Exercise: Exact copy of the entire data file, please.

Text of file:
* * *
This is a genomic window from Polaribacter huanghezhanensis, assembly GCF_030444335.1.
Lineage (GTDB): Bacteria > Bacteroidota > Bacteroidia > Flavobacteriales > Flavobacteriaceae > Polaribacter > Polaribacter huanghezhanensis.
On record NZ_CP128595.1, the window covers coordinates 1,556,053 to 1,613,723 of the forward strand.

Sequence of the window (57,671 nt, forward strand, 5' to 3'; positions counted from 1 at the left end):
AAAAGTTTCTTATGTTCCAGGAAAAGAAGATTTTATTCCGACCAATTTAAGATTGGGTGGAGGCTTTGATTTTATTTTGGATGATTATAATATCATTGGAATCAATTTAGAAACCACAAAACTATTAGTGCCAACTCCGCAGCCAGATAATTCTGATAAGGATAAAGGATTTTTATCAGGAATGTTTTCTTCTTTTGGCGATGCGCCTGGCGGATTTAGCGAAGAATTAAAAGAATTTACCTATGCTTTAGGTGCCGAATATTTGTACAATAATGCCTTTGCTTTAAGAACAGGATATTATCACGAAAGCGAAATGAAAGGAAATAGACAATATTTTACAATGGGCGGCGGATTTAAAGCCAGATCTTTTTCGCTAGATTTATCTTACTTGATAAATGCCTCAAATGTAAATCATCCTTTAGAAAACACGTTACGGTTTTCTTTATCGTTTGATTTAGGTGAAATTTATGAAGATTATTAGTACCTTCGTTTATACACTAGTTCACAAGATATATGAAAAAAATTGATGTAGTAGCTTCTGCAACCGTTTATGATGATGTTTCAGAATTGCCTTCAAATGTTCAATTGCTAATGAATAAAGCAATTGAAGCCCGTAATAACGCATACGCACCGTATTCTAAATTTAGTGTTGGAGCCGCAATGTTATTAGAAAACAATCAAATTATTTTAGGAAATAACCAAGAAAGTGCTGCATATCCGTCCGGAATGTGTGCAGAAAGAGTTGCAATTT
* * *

This is a genomic window from Polaribacter huanghezhanensis, assembly GCF_030444335.1.
Lineage (GTDB): Bacteria > Bacteroidota > Bacteroidia > Flavobacteriales > Flavobacteriaceae > Polaribacter > Polaribacter huanghezhanensis.
On record NZ_CP128595.1, the window covers coordinates 1,556,053 to 1,613,723 of the forward strand.

Sequence of the window (57,671 nt, forward strand, 5' to 3'; positions counted from 1 at the left end):
AAAAGTTTCTTATGTTCCAGGAAAAGAAGATTTTATTCCGACCAATTTAAGATTGGGTGGAGGCTTTGATTTTATTTTGGATGATTATAATATCATTGGAATCAATTTAGAAACCACAAAACTATTAGTGCCAACTCCGCAGCCAGATAATTCTGATAAGGATAAAGGATTTTTATCAGGAATGTTTTCTTCTTTTGGCGATGCGCCTGGCGGATTTAGCGAAGAATTAAAAGAATTTACCTATGCTTTAGGTGCCGAATATTTGTACAATAATGCCTTTGCTTTAAGAACAGGATATTATCACGAAAGCGAAATGAAAGGAAATAGACAATATTTTACAATGGGCGGCGGATTTAAAGCCAGATCTTTTTCGCTAGATTTATCTTACTTGATAAATGCCTCAAATGTAAATCATCCTTTAGAAAACACGTTACGGTTTTCTTTATCGTTTGATTTAGGTGAAATTTATGAAGATTATTAGTACCTTCGTTTATACACTAGTTCACAAGATATATGAAAAAAATTGATGTAGTAGCTTCTGCAACCGTTTATGATGATGTTTCAGAATTGCCTTCAAATGTTCAATTGCTAATGAATAAAGCAATTGAAGCCCGTAATAACGCATACGCACCGTATTCTAAATTTAGTGTTGGAGCCGCAATGTTATTAGAAAACAATCAAATTATTTTAGGAAATAACCAAGAAAGTGCTGCATATCCGTCCGGAATGTGTGCAGAAAGAGTTGCAATTT